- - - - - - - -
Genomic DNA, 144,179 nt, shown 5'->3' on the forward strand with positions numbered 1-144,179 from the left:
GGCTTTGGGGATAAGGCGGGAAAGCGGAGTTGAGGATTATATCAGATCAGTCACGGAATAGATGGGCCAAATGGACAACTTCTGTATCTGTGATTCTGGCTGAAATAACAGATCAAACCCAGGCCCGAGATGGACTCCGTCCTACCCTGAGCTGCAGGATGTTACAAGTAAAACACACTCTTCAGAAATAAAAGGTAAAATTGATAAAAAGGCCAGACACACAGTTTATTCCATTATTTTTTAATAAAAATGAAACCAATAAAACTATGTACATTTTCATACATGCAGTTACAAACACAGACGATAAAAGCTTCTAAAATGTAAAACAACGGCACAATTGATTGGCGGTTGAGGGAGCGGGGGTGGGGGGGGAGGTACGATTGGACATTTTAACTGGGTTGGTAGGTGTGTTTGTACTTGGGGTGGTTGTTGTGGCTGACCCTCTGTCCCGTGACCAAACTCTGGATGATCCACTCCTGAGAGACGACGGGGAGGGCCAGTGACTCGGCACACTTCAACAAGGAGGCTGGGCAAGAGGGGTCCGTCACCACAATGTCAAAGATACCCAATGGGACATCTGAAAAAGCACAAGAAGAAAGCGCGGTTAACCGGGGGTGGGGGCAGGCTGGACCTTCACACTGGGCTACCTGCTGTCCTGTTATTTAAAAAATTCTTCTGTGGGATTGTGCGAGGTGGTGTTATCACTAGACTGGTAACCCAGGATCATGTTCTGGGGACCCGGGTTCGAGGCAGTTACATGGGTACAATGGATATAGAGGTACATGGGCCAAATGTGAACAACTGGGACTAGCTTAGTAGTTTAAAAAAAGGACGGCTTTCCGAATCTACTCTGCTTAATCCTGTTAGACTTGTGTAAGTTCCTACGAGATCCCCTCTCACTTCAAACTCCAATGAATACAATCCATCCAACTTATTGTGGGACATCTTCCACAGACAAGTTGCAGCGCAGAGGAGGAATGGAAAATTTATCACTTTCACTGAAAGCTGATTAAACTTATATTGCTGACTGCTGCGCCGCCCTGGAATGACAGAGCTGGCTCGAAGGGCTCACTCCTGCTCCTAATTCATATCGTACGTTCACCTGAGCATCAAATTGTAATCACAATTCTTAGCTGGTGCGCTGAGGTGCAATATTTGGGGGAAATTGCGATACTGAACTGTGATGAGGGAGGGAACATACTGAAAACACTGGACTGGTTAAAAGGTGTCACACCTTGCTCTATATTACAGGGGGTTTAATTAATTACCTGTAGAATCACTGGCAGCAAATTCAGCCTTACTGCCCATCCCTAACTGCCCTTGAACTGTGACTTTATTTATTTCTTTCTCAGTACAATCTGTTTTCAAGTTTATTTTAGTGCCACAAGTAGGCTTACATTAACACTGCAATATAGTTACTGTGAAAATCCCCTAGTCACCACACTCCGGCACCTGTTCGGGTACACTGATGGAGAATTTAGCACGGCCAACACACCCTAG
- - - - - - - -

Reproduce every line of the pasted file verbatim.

Genomic DNA, 144,179 nt, shown 5'->3' on the forward strand with positions numbered 1-144,179 from the left:
GGCTTTGGGGATAAGGCGGGAAAGCGGAGTTGAGGATTATATCAGATCAGTCACGGAATAGATGGGCCAAATGGACAACTTCTGTATCTGTGATTCTGGCTGAAATAACAGATCAAACCCAGGCCCGAGATGGACTCCGTCCTACCCTGAGCTGCAGGATGTTACAAGTAAAACACACTCTTCAGAAATAAAAGGTAAAATTGATAAAAAGGCCAGACACACAGTTTATTCCATTATTTTTTAATAAAAATGAAACCAATAAAACTATGTACATTTTCATACATGCAGTTACAAACACAGACGATAAAAGCTTCTAAAATGTAAAACAACGGCACAATTGATTGGCGGTTGAGGGAGCGGGGGTGGGGGGGGAGGTACGATTGGACATTTTAACTGGGTTGGTAGGTGTGTTTGTACTTGGGGTGGTTGTTGTGGCTGACCCTCTGTCCCGTGACCAAACTCTGGATGATCCACTCCTGAGAGACGACGGGGAGGGCCAGTGACTCGGCACACTTCAACAAGGAGGCTGGGCAAGAGGGGTCCGTCACCACAATGTCAAAGATACCCAATGGGACATCTGAAAAAGCACAAGAAGAAAGCGCGGTTAACCGGGGGTGGGGGCAGGCTGGACCTTCACACTGGGCTACCTGCTGTCCTGTTATTTAAAAAATTCTTCTGTGGGATTGTGCGAGGTGGTGTTATCACTAGACTGGTAACCCAGGATCATGTTCTGGGGACCCGGGTTCGAGGCAGTTACATGGGTACAATGGATATAGAGGTACATGGGCCAAATGTGAACAACTGGGACTAGCTTAGTAGTTTAAAAAAAGGACGGCTTTCCGAATCTACTCTGCTTAATCCTGTTAGACTTGTGTAAGTTCCTACGAGATCCCCTCTCACTTCAAACTCCAATGAATACAATCCATCCAACTTATTGTGGGACATCTTCCACAGACAAGTTGCAGCGCAGAGGAGGAATGGAAAATTTATCACTTTCACTGAAAGCTGATTAAACTTATATTGCTGACTGCTGCGCCGCCCTGGAATGACAGAGCTGGCTCGAAGGGCTCACTCCTGCTCCTAATTCATATCGTACGTTCACCTGAGCATCAAATTGTAATCACAATTCTTAGCTGGTGCGCTGAGGTGCAATATTTGGGGGAAATTGCGATACTGAACTGTGATGAGGGAGGGAACATACTGAAAACACTGGACTGGTTAAAAGGTGTCACACCTTGCTCTATATTACAGGGGGTTTAATTAATTACCTGTAGAATCACTGGCAGCAAATTCAGCCTTACTGCCCATCCCTAACTGCCCTTGAACTGTGACTTTATTTATTTCTTTCTCAGTACAATCTGTTTTCAAGTTTATTTTAGTGCCACAAGTAGGCTTACATTAACACTGCAATATAGTTACTGTGAAAATCCCCTAGTCACCACACTCCGGCACCTGTTCGGGTACACTGATGGAGAATTTAGCACGGCCAACACACCCTAG